by Ian Svenonius

It's hard to say. Even now, his genealogy is being researched on the internet. What I do know is that Candy lives in a dream, far from the unfortunate aspects of the everyday. He scribbles in a journal like a boy half his age and plays backgammon prominently in public. He can eat copious amounts without the slightest effect on his physique. Ordinary men resent his shameless taste in clothes and shoes. Unusual men affect a similar style. He claims he's been in a number of duels, but he's certainly lying.

In the Candy persona there are also elements of Christopher Jones' Max Frost from 'Wild in the Streets' where a pop singer becomes President and of the Paul Jones character in 'Privilege' where the publicity campaign for a pop star turns him into a religious messiah (hence the inclusion of 'Listen to the Music' and Mike Leander's 'Bad Bad Boy' from those films and the trio of covers is completed by a reading of Komeda's lullaby from 'Rosemary's Baby')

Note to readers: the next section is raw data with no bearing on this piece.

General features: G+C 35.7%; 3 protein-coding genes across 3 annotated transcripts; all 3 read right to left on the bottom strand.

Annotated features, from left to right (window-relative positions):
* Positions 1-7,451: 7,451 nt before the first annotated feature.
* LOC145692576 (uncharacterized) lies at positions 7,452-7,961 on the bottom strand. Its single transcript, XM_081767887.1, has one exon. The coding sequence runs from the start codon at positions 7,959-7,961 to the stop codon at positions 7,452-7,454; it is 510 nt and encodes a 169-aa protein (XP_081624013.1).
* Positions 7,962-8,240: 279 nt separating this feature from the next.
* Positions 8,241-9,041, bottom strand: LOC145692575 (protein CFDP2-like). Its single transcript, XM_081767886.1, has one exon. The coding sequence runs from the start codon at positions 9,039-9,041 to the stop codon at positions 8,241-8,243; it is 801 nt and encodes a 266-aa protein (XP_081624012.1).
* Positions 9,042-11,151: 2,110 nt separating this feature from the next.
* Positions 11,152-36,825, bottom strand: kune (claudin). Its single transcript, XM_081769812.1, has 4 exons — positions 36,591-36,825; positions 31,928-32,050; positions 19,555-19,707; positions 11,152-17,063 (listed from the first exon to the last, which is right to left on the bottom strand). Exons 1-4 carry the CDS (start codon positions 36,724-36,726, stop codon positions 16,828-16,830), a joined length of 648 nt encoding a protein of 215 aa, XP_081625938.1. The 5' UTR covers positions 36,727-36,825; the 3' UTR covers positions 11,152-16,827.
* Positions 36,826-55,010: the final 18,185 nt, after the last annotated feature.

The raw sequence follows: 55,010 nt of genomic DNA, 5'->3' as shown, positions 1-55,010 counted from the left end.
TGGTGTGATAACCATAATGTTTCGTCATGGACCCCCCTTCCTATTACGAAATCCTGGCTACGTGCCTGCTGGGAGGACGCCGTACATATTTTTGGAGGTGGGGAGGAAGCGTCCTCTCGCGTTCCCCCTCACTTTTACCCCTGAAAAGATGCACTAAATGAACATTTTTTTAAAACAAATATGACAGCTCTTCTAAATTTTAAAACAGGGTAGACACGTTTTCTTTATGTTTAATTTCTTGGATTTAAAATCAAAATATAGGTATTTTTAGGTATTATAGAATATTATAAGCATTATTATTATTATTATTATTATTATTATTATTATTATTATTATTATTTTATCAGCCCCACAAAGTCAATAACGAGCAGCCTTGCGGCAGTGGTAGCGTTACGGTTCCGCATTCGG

I imagined 'Playpower' to be the record Toby Dammit would have recorded had he made it to Rome in Fellini's psychedelic masterpiece and whilst it is informed by many things the character of Candy is to some extent inspired by Terence Stamp's superbly intense performance.

Under the Work Projects Administration, Mr. Alan Lomax famously trolled around the south, taping farmers, miners and prisoners, in search of the "authentic voice of the American people". His employer was the government, His mission: propagandistic; the construction of a national identity out of the murky, tangled weirdness of the backwoods. The results, called "folk music", were documented on Folkways Records, and are unrivaled for their strangeness and oblique perspective. If Alan Lomax were trolling around the suburban parks of 21st century America, he'd surely stick a microphone under Candy's nose, and who knows? Maybe Folkways would finally have a hit record.

David Candy - Play Power

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